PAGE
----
Harrison seeks to set record straight

The Tampa Bay Buccaneers have interviewed several interior defensive linemen at the Senior Bowl, including this hulking tackle from the University of Arkansas who put together a memorable season with the Hogs in 2007. He knows that he'll spend part of his week explaining to teams about his off-the-field incident in August.

Arkansas defensive tackle Marcus Harrison looks at this week's Senior Bowl as more than a football game. He sees it as an opportunity to let NFL coaches know that the off-the-field incidents he was involved with during his college days are behind him.

"I'm pretty much letting them know what happened and the mistakes that I made, because they were just mistakes," Harrison said. "If you hear the charges, they sound pretty bad. But when you understand what went on, it's understandable."

Harrison had his chance to state his case to the Tampa Bay Buccaneers on Sunday night as he sat down for 30 minutes to talk with a Bucs scout and a high-ranking team official. Harrison could not remember the official's name, but the description sounded like general manager Bruce Allen or pro personnel director Mark Dominik.

"If I see him I'll know it because of the length of the conversation," Williams said.

Harrison (6-foot-3, 310 pounds) at the moment is considered a sixth-round pick by some draft scouts. Scout.com ranks Harrison as the No. 14 interior defensive lineman in the draft.

The off-the-field incident that concerns teams was his arrest on Aug. 24 for one count of possession of a controlled substance. He was accused of having an ecstasy pill and marijuana in his vehicle after a traffic stop by Fayetteville, Ark., police. Then-Razorbacks head coach Houston Nutt suspended Harrison for one game.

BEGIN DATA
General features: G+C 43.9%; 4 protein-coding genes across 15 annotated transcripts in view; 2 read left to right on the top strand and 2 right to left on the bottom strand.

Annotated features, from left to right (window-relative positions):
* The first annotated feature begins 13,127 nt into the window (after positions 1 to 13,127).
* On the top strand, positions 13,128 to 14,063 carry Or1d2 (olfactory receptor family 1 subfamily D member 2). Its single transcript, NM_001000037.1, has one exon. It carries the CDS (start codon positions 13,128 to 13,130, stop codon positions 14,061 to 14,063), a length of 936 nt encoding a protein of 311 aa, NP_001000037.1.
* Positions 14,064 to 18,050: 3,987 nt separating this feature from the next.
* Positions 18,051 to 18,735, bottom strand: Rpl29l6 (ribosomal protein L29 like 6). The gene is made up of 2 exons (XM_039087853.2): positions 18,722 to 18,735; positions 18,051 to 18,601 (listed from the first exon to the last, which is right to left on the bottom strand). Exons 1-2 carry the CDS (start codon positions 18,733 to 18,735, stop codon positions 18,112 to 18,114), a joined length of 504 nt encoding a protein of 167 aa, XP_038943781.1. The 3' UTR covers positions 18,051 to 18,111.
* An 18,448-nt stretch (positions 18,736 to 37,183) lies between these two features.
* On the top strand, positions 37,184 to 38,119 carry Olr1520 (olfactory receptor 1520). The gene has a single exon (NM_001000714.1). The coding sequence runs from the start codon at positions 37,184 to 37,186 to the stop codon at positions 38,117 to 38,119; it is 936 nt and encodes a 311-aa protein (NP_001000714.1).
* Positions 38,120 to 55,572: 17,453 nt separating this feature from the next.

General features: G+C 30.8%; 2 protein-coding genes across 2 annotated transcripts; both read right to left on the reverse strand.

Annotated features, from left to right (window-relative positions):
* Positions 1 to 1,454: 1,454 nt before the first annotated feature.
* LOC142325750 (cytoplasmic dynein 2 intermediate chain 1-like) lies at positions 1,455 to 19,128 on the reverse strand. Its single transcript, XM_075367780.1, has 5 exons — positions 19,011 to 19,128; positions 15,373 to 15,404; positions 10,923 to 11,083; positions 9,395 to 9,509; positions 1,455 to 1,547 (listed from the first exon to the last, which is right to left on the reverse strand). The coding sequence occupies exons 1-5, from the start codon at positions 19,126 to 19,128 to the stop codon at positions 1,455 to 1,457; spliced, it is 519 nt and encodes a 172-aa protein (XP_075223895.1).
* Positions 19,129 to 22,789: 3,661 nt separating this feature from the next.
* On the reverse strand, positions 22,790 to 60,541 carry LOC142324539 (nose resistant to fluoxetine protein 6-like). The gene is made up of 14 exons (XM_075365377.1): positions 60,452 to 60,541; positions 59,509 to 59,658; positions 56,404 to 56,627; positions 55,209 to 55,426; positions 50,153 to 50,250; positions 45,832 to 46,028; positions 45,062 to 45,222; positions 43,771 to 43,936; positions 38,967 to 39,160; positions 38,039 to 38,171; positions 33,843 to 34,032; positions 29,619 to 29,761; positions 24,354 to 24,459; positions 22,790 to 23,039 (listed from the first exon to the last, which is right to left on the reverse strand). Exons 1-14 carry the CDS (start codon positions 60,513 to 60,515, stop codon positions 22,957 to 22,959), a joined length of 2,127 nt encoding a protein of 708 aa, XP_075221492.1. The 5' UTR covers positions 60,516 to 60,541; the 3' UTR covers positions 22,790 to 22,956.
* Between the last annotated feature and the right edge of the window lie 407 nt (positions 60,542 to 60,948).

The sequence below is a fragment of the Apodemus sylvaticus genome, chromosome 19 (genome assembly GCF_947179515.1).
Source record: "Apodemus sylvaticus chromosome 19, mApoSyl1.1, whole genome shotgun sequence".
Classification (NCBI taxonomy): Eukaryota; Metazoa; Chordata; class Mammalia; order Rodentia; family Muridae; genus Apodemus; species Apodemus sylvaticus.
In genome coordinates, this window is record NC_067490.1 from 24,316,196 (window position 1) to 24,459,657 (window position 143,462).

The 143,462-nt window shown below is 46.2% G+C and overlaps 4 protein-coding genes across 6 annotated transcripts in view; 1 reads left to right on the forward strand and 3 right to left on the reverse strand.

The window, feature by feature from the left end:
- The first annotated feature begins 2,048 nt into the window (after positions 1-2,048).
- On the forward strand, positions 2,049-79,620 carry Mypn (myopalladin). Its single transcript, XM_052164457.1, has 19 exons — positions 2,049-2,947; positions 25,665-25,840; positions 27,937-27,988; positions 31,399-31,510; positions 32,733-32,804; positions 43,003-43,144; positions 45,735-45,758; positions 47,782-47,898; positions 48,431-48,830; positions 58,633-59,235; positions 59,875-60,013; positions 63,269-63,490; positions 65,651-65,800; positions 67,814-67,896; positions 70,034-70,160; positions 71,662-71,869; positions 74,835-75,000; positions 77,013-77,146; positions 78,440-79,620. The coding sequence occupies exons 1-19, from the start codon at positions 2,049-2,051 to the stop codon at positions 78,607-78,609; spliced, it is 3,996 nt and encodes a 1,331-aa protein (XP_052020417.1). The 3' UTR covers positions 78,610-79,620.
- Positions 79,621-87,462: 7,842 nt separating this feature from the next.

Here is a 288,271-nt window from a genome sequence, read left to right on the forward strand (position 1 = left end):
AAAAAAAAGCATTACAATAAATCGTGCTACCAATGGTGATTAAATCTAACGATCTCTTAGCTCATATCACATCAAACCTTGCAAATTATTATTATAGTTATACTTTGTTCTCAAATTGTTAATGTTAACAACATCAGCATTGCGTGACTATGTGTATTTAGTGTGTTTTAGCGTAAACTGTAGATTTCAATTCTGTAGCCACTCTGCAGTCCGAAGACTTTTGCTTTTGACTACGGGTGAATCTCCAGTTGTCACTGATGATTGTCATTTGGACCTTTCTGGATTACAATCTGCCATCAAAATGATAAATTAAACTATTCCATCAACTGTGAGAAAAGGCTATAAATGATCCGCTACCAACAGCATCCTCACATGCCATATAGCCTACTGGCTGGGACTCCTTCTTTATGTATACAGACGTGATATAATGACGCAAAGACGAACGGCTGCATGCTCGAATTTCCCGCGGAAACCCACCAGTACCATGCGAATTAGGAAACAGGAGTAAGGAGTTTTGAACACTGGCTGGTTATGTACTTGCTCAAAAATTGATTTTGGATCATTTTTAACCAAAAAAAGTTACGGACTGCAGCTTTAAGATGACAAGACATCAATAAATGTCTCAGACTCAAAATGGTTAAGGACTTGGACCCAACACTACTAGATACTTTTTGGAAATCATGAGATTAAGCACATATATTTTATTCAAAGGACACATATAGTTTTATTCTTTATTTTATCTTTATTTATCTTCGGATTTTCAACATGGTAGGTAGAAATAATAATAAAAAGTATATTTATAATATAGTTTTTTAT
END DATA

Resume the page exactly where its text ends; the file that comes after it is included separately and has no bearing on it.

According to the Associated Press, having a case placed in drug court, which provides sentencing alternatives, requires defendants to serve at least nine months of intensive court-monitored treatment. Charges are dismissed if the defendant successfully completes treatment.

Harrison said he understands that he'll be spending most of this week trying to set the record straight about the incident, and that included his conversation with the Bucs.

"(I was) trying to clear everything up," Harrison said.

Harrison's size and versatility could provide the Buccaneers with another option on a defensive line filled with versatile ends and tackles. Harrison was slowed in 2007 by a knee injury and a move to end in the Razorbacks' 4-3 defense. In fact, Harrison had offseason surgery on his ACL.

But in his final season with the Hogs Harrison picked up his play in the season's final games. He made 72 tackles, had 5 ½ tackles for loss, 1 ½ sacks and 7 quarterback hurries.

Harrison said he wants to show teams that he has skills against the pass, but the run is where most teams project him to be a factor in this draft. During his first day of practice with the South team Harrison showed he had the leverage to take on guards and centers inside, as the 49ers coaching staff used him as a nose tackle in a 4-3 set (the Niners usually play a 3-4).

Tampa Bay could use more girth up front, as they ranked just 17th in the NFL in 2007 defending the run.

Harrison found the weigh-in on Monday, in which he had to strip down to his underwear, a "new experience." But he seems prepared to not only have his measurements taken but also talk about his past, if it means a new job come April.

"Anything to get a shot at the NFL," Harrison said. "Whatever they'll ask me to do, I'll do."

Matthew Postins covers the Buccaneers for BucsBlitz.com and the Charlotte Sun-Herald in Port Charlotte, Fla. An award-winning member of the Pro Football Writers Association, he appears frequently on Scot Brantley Show from 3-6 p.m. weekdays on WHBO 1470-AM in Tampa-Clearwater.

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